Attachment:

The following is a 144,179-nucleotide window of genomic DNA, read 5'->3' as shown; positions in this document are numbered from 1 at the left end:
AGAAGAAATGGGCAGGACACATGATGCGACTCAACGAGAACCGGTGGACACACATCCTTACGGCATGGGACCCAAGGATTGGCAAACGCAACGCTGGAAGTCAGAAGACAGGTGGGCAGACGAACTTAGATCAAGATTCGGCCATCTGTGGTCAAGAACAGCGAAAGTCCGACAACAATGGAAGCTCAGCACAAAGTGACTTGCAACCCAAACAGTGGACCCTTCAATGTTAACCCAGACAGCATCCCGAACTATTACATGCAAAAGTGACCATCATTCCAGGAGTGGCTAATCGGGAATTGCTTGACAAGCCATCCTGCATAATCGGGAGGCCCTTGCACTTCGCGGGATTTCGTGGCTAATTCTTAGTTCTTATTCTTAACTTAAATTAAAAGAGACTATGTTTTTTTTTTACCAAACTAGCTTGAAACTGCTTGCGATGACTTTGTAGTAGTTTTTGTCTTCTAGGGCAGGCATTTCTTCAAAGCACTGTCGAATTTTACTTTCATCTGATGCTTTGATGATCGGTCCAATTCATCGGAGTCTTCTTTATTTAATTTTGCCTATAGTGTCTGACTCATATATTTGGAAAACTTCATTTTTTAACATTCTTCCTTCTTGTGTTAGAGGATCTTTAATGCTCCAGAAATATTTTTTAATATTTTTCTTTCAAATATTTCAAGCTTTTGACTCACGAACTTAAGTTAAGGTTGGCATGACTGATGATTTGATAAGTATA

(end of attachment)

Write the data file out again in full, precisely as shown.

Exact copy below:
The following is a 144,179-nucleotide window of genomic DNA, read 5'->3' as shown; positions in this document are numbered from 1 at the left end:
AGAAGAAATGGGCAGGACACATGATGCGACTCAACGAGAACCGGTGGACACACATCCTTACGGCATGGGACCCAAGGATTGGCAAACGCAACGCTGGAAGTCAGAAGACAGGTGGGCAGACGAACTTAGATCAAGATTCGGCCATCTGTGGTCAAGAACAGCGAAAGTCCGACAACAATGGAAGCTCAGCACAAAGTGACTTGCAACCCAAACAGTGGACCCTTCAATGTTAACCCAGACAGCATCCCGAACTATTACATGCAAAAGTGACCATCATTCCAGGAGTGGCTAATCGGGAATTGCTTGACAAGCCATCCTGCATAATCGGGAGGCCCTTGCACTTCGCGGGATTTCGTGGCTAATTCTTAGTTCTTATTCTTAACTTAAATTAAAAGAGACTATGTTTTTTTTTTACCAAACTAGCTTGAAACTGCTTGCGATGACTTTGTAGTAGTTTTTGTCTTCTAGGGCAGGCATTTCTTCAAAGCACTGTCGAATTTTACTTTCATCTGATGCTTTGATGATCGGTCCAATTCATCGGAGTCTTCTTTATTTAATTTTGCCTATAGTGTCTGACTCATATATTTGGAAAACTTCATTTTTTAACATTCTTCCTTCTTGTGTTAGAGGATCTTTAATGCTCCAGAAATATTTTTTAATATTTTTCTTTCAAATATTTCAAGCTTTTGACTCACGAACTTAAGTTAAGGTTGGCATGACTGATGATTTGATAAGTATA